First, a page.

Who is Ibn Sina? Persian polymath 1038th birthday celebrated with Google Doodle – TechAvicenna’s best quotes | Top Stories

Today’s Google Doodle celebrates what would have been the 1038th of Ibn Sina.

Ibn Sina, who was born in the year 980, is often described as one of the pre-modern world’s most influential philosophers.

Also known as Avicenna, Ibn Sina authored over 130 books – the most influential of which is the monumental Al Qanun fil-Tibb, ‘The Canon of Medicine.’

Here’s everything you need to know about Ibn Sina, and why Google is celebrating him today.



Google Doodle

Who is Ibn Sina?

Ibn Sina was born in the year 980, during what’s now known as the Islamic Golden Age.

He grew up in Afšana, a village near Bukhara, near present-day Uzbekistan .

A self-taught polymath, Ibn Sina learned Indian arithmetic from an Indian grocer.

He continued to pursue learning throughout his life, undertaking an intense study of Aristotle’s Metaphysics when he was in his teens, and studying medicine from the age of 16 (reportedly finding this subject “easy”).

Why is he also called Avicenna?

Sina is better known in Europe by the name Avicenna.

This is the Latin version of the name Ibn Sina.



Ibn Sina

What is Avicenna best known for?

A writer in a wide range of fields, Ibn Sina authored 131 books, the most influential of which is the monumental Al Qanun fil-Tibb, ‘The Canon of Medicine.’

This pioneering study was translated into Latin in the 12th century, and became the predominant text used in European medical courses until the 17th century.

The first work to identify contagious diseases such as tuberculosis, to hypothesise that soil and water spread sickness, and to set forth the basics of anatomy, paediatrics, and gynaecology, the ‘Canon’ is now credited as forming the basis of Western medicine.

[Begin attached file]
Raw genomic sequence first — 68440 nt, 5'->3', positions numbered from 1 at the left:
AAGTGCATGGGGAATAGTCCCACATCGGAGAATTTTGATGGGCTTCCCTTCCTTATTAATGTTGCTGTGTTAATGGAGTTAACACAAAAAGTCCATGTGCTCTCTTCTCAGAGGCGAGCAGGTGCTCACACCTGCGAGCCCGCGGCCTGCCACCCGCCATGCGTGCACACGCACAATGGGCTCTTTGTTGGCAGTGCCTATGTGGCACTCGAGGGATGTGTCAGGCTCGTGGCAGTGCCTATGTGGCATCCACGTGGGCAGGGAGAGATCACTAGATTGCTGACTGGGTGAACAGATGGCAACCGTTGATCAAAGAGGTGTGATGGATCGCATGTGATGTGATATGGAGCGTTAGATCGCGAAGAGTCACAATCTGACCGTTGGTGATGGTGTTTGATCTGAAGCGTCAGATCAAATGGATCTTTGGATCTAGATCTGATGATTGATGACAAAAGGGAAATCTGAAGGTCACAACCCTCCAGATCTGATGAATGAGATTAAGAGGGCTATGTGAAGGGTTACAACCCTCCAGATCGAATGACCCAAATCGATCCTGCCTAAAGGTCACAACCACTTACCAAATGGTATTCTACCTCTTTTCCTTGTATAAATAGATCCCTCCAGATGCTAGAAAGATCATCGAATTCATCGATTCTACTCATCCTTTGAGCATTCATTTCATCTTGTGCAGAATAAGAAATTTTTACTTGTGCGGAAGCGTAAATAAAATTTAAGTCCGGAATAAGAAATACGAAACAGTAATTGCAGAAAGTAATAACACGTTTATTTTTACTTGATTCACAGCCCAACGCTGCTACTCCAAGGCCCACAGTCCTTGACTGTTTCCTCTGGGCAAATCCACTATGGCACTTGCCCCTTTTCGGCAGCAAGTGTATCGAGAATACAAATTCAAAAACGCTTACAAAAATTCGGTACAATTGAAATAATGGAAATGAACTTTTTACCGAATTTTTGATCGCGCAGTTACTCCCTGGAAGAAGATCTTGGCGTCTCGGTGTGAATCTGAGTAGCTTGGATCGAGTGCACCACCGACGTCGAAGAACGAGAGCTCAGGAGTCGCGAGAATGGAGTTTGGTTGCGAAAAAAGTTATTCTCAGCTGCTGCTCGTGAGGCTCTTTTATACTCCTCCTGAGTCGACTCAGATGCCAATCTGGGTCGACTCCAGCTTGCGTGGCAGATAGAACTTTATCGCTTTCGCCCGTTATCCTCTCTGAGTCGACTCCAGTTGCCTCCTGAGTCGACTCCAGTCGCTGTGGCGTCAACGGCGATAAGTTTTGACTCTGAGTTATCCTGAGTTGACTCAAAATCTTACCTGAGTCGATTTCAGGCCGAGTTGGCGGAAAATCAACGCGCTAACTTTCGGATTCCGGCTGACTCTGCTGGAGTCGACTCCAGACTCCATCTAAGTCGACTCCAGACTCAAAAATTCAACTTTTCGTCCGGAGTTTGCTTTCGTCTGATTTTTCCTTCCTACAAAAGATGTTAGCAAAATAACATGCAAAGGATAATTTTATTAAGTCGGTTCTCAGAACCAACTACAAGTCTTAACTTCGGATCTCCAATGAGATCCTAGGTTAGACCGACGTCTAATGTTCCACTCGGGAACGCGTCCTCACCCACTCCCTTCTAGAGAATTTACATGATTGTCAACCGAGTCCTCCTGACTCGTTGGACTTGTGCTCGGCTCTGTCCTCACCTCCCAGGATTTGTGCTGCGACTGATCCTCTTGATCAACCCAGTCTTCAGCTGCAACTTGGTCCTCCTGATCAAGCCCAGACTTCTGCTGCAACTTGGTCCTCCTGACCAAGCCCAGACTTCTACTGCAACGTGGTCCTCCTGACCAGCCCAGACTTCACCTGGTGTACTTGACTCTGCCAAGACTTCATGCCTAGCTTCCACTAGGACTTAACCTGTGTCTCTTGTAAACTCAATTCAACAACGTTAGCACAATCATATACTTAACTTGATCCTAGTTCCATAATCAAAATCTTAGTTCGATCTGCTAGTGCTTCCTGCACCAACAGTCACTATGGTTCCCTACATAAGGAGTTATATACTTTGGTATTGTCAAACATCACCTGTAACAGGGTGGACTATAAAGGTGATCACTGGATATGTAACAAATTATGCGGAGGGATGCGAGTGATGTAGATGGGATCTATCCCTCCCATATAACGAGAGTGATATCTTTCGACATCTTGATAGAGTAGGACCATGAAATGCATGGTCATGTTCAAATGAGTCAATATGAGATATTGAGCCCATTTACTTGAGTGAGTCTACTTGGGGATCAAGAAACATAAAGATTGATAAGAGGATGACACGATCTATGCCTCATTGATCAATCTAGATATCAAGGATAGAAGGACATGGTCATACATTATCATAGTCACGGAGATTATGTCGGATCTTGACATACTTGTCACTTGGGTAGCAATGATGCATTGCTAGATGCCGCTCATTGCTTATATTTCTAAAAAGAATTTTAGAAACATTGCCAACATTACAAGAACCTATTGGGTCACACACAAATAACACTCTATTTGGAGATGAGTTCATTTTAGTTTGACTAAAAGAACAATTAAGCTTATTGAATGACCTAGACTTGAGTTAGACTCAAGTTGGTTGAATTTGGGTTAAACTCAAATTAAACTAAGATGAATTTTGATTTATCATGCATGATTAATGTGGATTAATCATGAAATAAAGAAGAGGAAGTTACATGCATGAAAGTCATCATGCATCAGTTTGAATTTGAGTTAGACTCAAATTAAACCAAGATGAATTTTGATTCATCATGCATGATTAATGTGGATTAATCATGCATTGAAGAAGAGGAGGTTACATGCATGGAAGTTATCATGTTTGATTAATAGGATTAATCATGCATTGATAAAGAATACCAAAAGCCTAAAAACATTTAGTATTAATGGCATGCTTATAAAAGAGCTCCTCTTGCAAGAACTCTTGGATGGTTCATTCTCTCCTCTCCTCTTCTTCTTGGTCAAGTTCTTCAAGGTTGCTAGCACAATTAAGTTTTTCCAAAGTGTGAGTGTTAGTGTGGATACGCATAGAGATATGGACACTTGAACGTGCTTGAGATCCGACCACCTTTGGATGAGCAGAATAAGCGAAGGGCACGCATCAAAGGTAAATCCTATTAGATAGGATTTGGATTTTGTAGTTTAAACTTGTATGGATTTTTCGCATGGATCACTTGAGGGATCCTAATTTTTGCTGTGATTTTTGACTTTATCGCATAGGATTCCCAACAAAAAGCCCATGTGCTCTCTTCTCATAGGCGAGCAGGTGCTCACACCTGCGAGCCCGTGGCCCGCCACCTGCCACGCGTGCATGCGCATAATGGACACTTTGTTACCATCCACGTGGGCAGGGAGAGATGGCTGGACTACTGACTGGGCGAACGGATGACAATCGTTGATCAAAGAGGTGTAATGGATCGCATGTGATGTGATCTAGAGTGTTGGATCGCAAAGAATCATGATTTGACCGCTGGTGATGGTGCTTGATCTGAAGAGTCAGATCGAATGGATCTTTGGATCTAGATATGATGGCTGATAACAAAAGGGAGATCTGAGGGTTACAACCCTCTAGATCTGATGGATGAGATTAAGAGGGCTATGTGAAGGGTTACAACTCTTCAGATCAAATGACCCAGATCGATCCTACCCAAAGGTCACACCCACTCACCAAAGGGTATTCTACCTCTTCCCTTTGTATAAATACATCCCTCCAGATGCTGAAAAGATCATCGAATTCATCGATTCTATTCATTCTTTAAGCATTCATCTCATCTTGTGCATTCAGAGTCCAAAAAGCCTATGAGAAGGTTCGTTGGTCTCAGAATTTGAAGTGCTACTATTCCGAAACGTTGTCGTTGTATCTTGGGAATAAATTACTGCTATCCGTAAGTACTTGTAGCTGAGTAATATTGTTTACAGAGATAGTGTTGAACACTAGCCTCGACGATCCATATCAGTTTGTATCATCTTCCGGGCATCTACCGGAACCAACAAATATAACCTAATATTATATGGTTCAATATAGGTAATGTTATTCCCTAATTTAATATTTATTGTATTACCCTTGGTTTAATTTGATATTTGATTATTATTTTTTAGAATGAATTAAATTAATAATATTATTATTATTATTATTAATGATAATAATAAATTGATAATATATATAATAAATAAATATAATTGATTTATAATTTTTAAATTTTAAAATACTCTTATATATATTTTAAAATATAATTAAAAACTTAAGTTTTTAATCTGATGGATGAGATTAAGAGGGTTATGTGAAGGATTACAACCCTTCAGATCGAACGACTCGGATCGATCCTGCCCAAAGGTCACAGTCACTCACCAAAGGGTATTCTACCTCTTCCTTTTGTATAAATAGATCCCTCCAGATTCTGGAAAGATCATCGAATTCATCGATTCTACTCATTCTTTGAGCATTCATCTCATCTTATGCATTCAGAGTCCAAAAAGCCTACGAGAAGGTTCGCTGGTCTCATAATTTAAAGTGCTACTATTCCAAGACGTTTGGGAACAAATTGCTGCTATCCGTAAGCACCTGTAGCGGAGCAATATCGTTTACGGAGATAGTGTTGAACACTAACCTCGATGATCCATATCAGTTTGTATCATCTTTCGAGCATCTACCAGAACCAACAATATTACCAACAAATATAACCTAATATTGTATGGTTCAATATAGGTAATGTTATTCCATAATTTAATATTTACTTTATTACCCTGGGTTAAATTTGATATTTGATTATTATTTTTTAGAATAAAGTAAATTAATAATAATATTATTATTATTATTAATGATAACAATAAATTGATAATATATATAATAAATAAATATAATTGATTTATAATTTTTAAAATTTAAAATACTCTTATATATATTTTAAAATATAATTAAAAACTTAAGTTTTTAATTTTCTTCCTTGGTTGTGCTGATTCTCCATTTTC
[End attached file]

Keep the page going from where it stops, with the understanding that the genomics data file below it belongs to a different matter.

How did Ibn Sina die?

During military campaigns, Ibn Sina was expected to accompany his patron and many of his works were composed on such campaigns.

However, it was on one such military campaign in the year 1037 that he took ill with colic and, despite attempting to apply his medical skills to himself, died.



Ibn Sina

Why is Ibn Sina important?

Ibn Sina is widely regarded as one of the most important philosophers in history.

The philosopher wrote extensively on early Islamic philosophy, especially the subjects logic, ethics, and metaphysics, including treatises named Logic and Metaphysics.

Most of these works were written in Arabic – then the language of science in the Middle East – and some in Persian.

Many of his books are still of linguistic significance today, thanks to fact that they are written in nearly pure Persian.


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What is a polymath?

A polymath is a person whose expertise spans a significant number of different subject areas.

For example, a polymath is known to draw on complex bodies of knowledge to solve specific problems.

Ibn Sina quotes

Some of his most important quotes include:

The knowledge of anything, since all things have causes, is not acquired or complete unless it is known by its causes. Therefore in medicine we ought to know the causes of sickness and health. And because health and sickness and their causes are sometimes manifest, and sometimes hidden and not to be comprehended except by the study of symptoms, we must also study the symptoms of health and disease. Now it is established in the sciences that no knowledge is acquired save through the study of its causes and beginnings, if it has had causes and beginnings; nor completed except by knowledge of its accidents and accompanying essentials. Of these causes there are four kinds: material, efficient, formal, and final.

– On Medicine, (c. 1020)

Those who deny the first principle should be flogged or burned until they admit that it is not the same thing to be burned and not burned, or whipped and not whipped.

– Metaphysics, Book I

God, the supreme being, is neither circumscribed by space, nor touched by time; he cannot be found in a particular direction, and his essence cannot change. The secret conversation is thus entirely spiritual; it is a direct encounter between God and the soul, abstracted from all material constraints.

– Quoted in 366 Readings From Islam (2000)

I [prefer] a short life with width to a narrow one with length.

– Quoted in Avicenna (Ibn Sina): Muslim Physician And Philosopher of the Eleventh Century (2006), by Aisha Khan

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